Transmission of musical knowledge and history of European culture in the early decades of the 15th century


  • Matteo Nanni



The evolution of music history in the first half of the 14th century is characterized by an internationalization of European musical culture, as a continuation of the cultural process of early Humanism. The category of ‘evolution’, and the very idea of ‘rebirth’, or the “legend of progress” (Martin Le Franc, Johannes Tinctoris) as discussed by Reinhard Strohm, must be read today not only in terms of stylistic standardization, but also as one of the hallmarks of a search for cultural identity. Even from a historical-musical point of view, what we see is the building of a new European taste from the combination of local styles and practices, thanks to the spread of handwritten collections all over the continent. Even composers from more distant regions embraced the new style, although less regularly.

The Council of Basel was not only a historical event confined to the years during which the synod took place, just as it cannot be regarded as a mere empirical fact that only affected one city in northern Switzerland. It should rather be taken as a paradigmatic event in the cultural history of the 14th century. The encounters between intellectuals and artists, the interaction between musicians from different European regions, who met thanks to the frequent travels of the courts and chapels, turned the Council into a virtual platform for both the search for a new cultural identity, and the birth of new musical repertories and practices. The Council therefore transcends the material boundaries of the city of Basel, turning into a true ‘cultural generator’, where each individual contributed to the constant transmission and fusion of musical experiences, which became vectors for a new musical vision that reached to even the farthest corners of Europe.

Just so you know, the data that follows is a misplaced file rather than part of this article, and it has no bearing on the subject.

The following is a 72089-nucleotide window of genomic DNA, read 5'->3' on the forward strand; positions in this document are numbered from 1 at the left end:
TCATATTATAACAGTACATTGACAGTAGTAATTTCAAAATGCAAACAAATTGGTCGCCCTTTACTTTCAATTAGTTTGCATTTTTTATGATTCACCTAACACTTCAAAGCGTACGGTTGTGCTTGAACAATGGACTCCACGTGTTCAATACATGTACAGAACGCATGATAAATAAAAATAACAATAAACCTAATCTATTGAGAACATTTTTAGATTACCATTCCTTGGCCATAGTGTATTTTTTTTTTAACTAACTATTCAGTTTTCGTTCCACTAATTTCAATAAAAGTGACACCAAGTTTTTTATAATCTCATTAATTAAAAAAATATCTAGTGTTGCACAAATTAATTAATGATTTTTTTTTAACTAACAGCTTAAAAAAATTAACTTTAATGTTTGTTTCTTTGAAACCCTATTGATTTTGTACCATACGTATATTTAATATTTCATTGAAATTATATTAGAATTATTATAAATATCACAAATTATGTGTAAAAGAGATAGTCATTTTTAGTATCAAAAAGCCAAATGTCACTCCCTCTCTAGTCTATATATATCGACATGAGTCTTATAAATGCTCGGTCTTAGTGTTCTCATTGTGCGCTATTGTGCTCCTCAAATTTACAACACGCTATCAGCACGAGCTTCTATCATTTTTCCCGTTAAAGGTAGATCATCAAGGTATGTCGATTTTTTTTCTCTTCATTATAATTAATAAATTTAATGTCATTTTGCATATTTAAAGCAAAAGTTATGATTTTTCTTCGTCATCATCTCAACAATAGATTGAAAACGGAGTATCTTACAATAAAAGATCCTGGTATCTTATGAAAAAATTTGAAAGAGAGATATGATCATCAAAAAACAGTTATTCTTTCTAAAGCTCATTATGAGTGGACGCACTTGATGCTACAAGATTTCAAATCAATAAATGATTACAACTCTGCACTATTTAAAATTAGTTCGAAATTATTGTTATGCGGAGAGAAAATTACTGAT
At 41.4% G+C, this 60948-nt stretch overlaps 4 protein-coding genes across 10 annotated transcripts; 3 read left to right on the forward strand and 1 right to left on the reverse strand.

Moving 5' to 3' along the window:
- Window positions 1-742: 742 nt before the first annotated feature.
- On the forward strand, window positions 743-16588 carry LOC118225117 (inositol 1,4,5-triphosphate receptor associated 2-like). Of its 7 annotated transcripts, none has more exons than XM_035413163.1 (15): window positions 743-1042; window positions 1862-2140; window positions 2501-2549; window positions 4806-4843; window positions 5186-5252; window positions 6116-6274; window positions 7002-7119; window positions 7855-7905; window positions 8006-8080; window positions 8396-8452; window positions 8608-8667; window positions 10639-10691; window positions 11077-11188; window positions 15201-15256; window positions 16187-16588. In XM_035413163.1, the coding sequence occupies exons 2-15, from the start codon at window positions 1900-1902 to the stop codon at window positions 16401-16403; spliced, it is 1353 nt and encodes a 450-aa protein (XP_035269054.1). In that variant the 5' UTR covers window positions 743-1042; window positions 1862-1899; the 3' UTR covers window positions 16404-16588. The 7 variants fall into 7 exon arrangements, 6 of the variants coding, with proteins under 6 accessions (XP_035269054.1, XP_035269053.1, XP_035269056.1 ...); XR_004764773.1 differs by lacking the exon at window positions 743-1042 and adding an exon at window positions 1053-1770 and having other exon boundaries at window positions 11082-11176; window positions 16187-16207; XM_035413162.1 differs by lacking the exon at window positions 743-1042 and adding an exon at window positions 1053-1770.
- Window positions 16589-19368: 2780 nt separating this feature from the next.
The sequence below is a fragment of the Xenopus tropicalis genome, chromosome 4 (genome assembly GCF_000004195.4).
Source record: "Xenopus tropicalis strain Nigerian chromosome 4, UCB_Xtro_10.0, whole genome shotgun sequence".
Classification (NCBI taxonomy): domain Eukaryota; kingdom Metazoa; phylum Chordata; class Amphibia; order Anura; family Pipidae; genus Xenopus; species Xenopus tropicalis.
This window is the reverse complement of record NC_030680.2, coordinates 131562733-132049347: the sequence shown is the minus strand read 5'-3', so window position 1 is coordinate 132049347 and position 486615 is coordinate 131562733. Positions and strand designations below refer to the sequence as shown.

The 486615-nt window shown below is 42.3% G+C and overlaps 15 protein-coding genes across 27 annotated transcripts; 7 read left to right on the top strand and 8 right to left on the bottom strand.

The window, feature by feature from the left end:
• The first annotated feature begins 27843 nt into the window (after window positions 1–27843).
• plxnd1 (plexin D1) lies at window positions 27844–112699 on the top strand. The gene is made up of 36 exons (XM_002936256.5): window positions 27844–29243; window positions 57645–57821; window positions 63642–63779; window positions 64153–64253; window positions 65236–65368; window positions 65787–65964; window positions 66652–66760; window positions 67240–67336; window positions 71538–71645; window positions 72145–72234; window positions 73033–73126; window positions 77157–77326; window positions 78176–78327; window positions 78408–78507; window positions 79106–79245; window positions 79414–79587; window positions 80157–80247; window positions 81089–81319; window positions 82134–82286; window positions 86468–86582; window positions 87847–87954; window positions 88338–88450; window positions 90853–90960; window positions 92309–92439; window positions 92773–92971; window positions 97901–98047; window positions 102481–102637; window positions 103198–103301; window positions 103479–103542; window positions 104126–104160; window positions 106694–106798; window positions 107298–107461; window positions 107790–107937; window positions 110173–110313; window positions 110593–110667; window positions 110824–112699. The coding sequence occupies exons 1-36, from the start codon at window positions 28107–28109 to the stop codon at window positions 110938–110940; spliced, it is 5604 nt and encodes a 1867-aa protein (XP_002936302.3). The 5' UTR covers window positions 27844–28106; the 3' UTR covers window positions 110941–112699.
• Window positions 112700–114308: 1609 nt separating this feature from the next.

Come citare

Nanni, M. (2014). Transmission of musical knowledge and history of European culture in the early decades of the 15th century. Musica Docta, 4(1), 41–47.